You know disabled or not we're all getting older and there comes a time when all of us can't do the things we always used to do and enjoy; so we have to find something else to take the place of the things we had 'fun' doing, or find different ways of enjoying them. I know it's nowhere near the same but I really used to enjoy doing all my own decorating and home maintenance, and it upsets and depresses me that I now have to pay someone to do it for me 'cos I just don't have the strength or stamina any longer.

I hope that you will still continue going to (and enjoying) the rallies, but as a spectator rather than an exhibitor Image
I can understand where Mark is coming from, Fran, having a disability which is progressively robbing you of function and therefore of the things which give your life quality can feel rather like a bereavement, you are losing your life as you know it and the future can appear very empty.

You can fill the space left by the things which you can no longer do to some extent but I think that there comes a point where your life has become so constrained that there are very few things which really engage your interest, there is a limit to how many books you can read, etc.. I therefore think that your idea of doing the things which Mark enjoys but in a more limited way is excellent, of course even this will become increasingly difficult and often the price in terms of pain and exhaustion can seem too high but properly managed with careful pacing and planning of time so that days out can be preceeded and followed by taking it very easy and then resting can ensure that despite the pain and exhaustion they are still sufficiently pleasurable to make it worthwhile.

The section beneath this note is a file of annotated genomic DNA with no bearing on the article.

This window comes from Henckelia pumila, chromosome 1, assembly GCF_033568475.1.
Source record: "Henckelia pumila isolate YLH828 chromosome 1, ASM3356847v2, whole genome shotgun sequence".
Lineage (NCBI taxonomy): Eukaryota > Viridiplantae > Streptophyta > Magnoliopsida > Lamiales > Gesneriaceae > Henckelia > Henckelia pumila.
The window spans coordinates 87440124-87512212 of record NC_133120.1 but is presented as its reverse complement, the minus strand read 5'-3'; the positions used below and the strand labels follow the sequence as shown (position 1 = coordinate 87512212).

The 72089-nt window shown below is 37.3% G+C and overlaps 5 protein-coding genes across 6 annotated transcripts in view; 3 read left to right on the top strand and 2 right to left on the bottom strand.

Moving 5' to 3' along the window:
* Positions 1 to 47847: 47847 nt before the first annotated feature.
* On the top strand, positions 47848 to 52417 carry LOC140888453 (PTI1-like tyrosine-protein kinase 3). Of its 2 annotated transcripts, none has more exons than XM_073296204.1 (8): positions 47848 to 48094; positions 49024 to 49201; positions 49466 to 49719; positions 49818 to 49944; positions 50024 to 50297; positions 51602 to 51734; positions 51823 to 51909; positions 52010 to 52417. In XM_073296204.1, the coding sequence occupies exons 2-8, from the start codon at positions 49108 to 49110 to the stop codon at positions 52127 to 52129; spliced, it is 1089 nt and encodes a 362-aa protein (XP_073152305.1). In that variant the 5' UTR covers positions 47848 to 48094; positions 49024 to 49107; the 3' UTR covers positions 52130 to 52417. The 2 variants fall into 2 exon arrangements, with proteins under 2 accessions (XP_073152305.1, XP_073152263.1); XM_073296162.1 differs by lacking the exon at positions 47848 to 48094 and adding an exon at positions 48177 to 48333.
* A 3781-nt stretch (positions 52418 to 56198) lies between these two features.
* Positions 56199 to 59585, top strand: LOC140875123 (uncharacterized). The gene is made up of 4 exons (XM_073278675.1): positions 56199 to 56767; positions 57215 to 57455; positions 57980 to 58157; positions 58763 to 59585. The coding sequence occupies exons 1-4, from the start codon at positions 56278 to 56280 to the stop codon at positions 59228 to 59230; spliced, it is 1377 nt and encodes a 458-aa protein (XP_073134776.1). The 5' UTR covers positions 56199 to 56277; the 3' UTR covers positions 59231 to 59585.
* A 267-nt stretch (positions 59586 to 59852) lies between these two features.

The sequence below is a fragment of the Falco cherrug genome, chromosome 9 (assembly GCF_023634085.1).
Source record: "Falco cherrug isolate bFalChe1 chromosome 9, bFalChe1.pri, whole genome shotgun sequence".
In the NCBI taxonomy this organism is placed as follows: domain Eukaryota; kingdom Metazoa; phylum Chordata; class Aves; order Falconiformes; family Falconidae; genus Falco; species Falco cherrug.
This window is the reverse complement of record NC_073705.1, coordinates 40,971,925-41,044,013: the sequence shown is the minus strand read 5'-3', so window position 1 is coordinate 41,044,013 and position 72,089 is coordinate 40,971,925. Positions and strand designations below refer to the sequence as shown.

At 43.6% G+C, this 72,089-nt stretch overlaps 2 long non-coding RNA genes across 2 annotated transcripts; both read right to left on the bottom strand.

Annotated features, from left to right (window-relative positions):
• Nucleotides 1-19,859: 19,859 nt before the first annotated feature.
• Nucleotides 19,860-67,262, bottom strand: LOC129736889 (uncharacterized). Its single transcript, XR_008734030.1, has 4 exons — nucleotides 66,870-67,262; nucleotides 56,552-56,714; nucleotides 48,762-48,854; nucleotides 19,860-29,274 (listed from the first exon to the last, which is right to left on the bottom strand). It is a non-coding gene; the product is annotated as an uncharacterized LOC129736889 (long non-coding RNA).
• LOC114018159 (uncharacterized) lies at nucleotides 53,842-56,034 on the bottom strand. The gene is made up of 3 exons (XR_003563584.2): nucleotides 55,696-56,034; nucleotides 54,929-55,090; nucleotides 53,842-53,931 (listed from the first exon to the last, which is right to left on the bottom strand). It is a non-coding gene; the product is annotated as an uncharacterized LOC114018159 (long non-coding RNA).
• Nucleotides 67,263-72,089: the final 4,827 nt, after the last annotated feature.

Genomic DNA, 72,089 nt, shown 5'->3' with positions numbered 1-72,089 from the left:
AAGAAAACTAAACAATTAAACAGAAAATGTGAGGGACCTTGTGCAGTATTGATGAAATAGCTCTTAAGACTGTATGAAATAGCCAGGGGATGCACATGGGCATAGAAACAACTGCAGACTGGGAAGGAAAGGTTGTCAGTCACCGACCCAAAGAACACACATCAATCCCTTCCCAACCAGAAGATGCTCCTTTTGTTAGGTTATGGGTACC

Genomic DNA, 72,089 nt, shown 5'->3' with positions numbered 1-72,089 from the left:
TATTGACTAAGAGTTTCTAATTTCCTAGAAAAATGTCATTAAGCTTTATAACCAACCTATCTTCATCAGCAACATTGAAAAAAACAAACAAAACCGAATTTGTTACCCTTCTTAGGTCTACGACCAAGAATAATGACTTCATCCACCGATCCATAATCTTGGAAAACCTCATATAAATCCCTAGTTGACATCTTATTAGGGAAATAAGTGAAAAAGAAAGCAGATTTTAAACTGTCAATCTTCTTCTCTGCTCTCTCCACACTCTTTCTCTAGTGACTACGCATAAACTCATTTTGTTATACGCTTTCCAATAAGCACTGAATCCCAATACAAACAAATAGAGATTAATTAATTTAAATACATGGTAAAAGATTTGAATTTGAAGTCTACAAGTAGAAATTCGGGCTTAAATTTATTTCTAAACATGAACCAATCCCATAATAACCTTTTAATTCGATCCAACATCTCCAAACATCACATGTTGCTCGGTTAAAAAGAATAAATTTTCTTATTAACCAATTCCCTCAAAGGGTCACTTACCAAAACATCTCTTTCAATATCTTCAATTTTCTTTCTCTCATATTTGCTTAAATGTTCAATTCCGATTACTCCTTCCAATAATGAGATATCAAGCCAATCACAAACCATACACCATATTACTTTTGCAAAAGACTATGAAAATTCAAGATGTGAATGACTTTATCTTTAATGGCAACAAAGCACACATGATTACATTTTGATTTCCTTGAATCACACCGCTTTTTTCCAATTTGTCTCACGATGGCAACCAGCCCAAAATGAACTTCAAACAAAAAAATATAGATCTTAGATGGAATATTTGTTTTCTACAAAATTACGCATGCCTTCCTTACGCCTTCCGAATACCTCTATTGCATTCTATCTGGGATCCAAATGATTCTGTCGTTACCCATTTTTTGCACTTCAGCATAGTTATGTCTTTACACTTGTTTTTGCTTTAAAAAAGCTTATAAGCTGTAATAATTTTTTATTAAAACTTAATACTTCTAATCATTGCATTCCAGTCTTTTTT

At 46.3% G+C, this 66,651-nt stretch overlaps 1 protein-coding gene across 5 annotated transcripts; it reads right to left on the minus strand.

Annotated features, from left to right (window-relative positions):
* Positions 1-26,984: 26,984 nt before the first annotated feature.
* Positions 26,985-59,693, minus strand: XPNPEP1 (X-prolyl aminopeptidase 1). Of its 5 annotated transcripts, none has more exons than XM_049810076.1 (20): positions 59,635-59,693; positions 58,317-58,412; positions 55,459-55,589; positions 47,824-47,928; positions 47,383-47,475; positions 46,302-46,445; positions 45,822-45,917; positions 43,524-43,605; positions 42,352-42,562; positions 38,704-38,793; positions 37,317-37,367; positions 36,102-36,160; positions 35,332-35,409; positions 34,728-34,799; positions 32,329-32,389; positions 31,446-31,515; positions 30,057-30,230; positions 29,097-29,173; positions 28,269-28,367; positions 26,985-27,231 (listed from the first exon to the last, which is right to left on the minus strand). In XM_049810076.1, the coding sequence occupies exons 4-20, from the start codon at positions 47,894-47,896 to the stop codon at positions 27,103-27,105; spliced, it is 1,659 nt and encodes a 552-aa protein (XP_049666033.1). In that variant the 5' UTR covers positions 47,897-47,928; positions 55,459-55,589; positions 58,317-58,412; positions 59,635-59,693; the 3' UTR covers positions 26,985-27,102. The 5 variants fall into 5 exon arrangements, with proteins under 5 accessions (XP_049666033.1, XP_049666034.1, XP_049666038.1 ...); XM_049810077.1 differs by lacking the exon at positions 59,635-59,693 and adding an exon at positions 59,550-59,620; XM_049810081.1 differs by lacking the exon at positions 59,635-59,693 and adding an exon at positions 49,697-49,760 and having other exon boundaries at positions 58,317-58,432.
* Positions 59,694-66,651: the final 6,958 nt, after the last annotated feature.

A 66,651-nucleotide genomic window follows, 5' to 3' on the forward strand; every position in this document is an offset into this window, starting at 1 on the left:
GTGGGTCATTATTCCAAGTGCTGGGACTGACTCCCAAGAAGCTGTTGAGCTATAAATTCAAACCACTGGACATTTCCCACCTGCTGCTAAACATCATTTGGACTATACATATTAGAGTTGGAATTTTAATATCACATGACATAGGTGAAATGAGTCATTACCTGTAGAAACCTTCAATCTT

And I think that you are both already very practised at this sort of thing through necessity so it just requires constant adjustment to accommodate the deterioration in Mark's physical health so that the change is as gradual as possible because sudden change in my experience is harder and more painful to deal with than change with comes over time, of course it could be different for Mark.

But, of course, the hardest part is coming to terms with the fact that increasingly you are losing the life you loved and this can only come from within us.
As far as rallies go, we all reach the point where we begin to wonder if it's even worth carrying on. Even if you take disabilities out of things for a while, it's still a lot of stress just for a weekend - and there's so much more goes on than the spectators see.